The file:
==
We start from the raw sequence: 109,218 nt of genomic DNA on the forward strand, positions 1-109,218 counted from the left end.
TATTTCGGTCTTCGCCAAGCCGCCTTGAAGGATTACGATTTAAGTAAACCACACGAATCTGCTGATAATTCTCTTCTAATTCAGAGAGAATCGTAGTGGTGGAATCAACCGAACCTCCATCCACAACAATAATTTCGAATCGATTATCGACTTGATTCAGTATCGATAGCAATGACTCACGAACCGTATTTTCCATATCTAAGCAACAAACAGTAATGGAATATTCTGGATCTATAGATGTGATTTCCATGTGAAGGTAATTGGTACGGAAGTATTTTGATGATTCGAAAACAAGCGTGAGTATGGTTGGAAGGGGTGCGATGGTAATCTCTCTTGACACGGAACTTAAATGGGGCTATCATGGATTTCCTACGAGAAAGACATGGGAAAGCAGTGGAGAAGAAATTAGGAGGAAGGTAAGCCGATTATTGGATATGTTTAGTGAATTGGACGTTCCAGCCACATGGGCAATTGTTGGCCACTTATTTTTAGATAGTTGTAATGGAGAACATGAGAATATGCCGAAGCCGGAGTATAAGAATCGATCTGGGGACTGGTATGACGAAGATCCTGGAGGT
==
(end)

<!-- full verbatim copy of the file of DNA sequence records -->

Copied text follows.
We start from the raw sequence: 109,218 nt of genomic DNA on the forward strand, positions 1-109,218 counted from the left end.
TATTTCGGTCTTCGCCAAGCCGCCTTGAAGGATTACGATTTAAGTAAACCACACGAATCTGCTGATAATTCTCTTCTAATTCAGAGAGAATCGTAGTGGTGGAATCAACCGAACCTCCATCCACAACAATAATTTCGAATCGATTATCGACTTGATTCAGTATCGATAGCAATGACTCACGAACCGTATTTTCCATATCTAAGCAACAAACAGTAATGGAATATTCTGGATCTATAGATGTGATTTCCATGTGAAGGTAATTGGTACGGAAGTATTTTGATGATTCGAAAACAAGCGTGAGTATGGTTGGAAGGGGTGCGATGGTAATCTCTCTTGACACGGAACTTAAATGGGGCTATCATGGATTTCCTACGAGAAAGACATGGGAAAGCAGTGGAGAAGAAATTAGGAGGAAGGTAAGCCGATTATTGGATATGTTTAGTGAATTGGACGTTCCAGCCACATGGGCAATTGTTGGCCACTTATTTTTAGATAGTTGTAATGGAGAACATGAGAATATGCCGAAGCCGGAGTATAAGAATCGATCTGGGGACTGGTATGACGAAGATCCTGGAGGT